The idiom of a “red herring” supposedly originated in a technique to train scent hounds. One version of the story has a smelly smoked herring being dragged around until a puppy learned to follow the scent. Another etymology points to escaping convicts using the pungent fish to throw off pursuing hounds.
In reality, the term probably originates in an article published 14 February 1807 by radical journalist William Cobbett in his polemical Political Register. In a critique of the English press, which had mistakenly reported Napoleon’s defeat by the Russians at the Battle of Eylau, Cobbett recounted that he had once used a red herring to deflect hounds in pursuit of a hare, pointing to the “transitory effect of the political red-herring” whose scent quickly “became as cold as a stone”.
There is a fishy tale attached today’s ubiquitous tilapia. Lake Nicaragua is the largest body of water in Central America, only slightly smaller than Lake Titicaca. Despite being a freshwater lake, it contains sawfish, tarpon, and sharks – a species of Bull shark known to enter freshwater. It had been presumed that the sharks were trapped in the lake, but in the late 1960s this was found to be incorrect when it was discovered that like salmon they were able to jump the rapids of the San Juan River (which connects Lake Nicaragua and the Caribbean Sea).
Numerous other kinds of fish live in the lake, including at least 16 species of endemic cichlids, of which at least 1,650 species worldwide have been scientifically described. A non-native cichlid, tilapia is widely used in aquaculture in Lake Nicaragua. They are a serious threat to the lake’s ecosystem owing to the large amount of waste they produce and the risk of introducing diseases to which the native fish species have no resistance.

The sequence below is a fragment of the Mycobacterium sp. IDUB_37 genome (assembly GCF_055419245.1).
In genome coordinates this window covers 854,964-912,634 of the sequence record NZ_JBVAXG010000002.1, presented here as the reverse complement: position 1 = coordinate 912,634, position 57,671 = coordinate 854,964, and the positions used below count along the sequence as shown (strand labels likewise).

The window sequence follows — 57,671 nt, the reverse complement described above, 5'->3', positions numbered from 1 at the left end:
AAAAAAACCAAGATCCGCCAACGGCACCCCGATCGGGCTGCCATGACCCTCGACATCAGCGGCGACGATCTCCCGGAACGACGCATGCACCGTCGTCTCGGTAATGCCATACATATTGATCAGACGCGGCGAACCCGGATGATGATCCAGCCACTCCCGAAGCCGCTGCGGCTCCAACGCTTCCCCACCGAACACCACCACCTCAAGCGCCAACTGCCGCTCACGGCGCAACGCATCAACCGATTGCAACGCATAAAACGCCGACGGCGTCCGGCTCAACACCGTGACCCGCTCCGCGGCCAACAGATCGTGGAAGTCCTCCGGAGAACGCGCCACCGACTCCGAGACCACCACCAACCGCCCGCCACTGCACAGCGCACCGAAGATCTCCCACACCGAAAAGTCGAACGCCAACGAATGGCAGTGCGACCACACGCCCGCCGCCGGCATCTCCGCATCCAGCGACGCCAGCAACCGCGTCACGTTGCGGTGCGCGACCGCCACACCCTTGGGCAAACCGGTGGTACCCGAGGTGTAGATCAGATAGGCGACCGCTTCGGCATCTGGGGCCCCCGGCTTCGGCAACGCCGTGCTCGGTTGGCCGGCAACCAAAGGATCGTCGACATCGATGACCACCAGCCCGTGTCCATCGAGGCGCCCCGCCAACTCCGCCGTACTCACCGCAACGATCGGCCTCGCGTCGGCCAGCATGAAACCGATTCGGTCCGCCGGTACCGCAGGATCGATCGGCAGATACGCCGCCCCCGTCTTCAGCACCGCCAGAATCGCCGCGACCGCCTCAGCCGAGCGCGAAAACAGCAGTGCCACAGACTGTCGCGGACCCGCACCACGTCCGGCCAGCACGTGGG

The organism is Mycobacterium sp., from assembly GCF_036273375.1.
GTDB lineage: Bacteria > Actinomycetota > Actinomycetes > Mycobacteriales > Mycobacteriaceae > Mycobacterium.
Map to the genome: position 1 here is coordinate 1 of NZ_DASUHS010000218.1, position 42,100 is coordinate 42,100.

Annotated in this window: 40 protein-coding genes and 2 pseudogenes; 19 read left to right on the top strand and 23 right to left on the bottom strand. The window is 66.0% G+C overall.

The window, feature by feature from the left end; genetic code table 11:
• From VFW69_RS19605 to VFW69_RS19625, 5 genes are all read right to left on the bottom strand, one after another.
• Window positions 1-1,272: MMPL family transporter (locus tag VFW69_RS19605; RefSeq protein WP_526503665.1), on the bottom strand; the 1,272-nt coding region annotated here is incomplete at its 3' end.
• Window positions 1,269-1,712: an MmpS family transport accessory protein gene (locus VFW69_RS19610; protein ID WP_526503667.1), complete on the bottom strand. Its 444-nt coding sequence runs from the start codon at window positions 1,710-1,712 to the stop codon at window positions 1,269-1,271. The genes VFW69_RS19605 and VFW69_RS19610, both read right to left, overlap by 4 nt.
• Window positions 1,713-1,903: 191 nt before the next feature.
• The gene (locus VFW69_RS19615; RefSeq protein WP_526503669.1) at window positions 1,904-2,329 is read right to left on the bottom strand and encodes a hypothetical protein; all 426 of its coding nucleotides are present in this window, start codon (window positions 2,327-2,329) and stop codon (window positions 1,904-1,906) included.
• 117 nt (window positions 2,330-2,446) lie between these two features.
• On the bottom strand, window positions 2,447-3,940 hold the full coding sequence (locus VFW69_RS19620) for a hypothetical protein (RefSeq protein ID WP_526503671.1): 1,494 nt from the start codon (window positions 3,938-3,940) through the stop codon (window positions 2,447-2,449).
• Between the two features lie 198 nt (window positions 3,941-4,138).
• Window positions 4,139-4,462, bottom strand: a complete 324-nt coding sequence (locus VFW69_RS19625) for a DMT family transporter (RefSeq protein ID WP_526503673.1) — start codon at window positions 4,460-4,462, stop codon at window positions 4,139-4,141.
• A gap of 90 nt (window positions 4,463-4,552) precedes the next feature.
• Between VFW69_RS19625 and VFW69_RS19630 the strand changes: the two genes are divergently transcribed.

Nicaraguans call the lake Mar Dulce or Sweet Sea (in Spanish, freshwater is agua dulce). Lake Nicaragua has sizeable waves driven by the easterly winds blowing west to the Pacific Ocean. It has two volcanic islands, Ometepe and Zapatera, and has a reputation for periodically powerful, unnavigable storms. In recent decades considerable concern has been expressed about the ecological condition of Lake Nicaragua. In 1981 the Nicaraguan Institute of Natural Resources and the Environment (IRENA) conducted an environmental assessment that discovered that half of the water sources sampled were seriously polluted by sewage. It was found that 32 tons (70,000 pounds) of raw sewage were being released into Lake Nicaragua daily by industry located along the shore. In 2009 a new wastewater treatment plant was opened, but according to some estimates it will be 50 years before the water can be used for consumption.
Nevertheless, the lake is still used to farm tilapia (“St Peter’s fish”), the fifth most important fish in fish-farming, with production worldwide reaching 1,505,804 metric tons in 2000. In 2011 Americans ate 475 million pounds of tilapia, making this once obscure African native the most popular farmed fish in the United States. Most of the tilapia is “harvested” from pens or cages in Latin America and Asia.
Known in the food business as “aquatic chicken” because it breeds easily and tastes bland, tilapia is the perfect factory fish. But compared with other fish, farmed tilapia contains relatively small amounts of beneficial omega-3 fatty acids, the fish oils that are the main reasons doctors recommend eating fish. Salmon has more than 10 times the amount of tilapia. Also, farmed tilapia contains a less healthful mix of fatty acids because the fish are fed corn and soy instead of lake plants and algae, the diet of wild tilapia.
It looks like the tilapia is being foisted on consumers because its prolific breeding makes it cheap to produce. Its questionable health benefits are, of course, a red herring.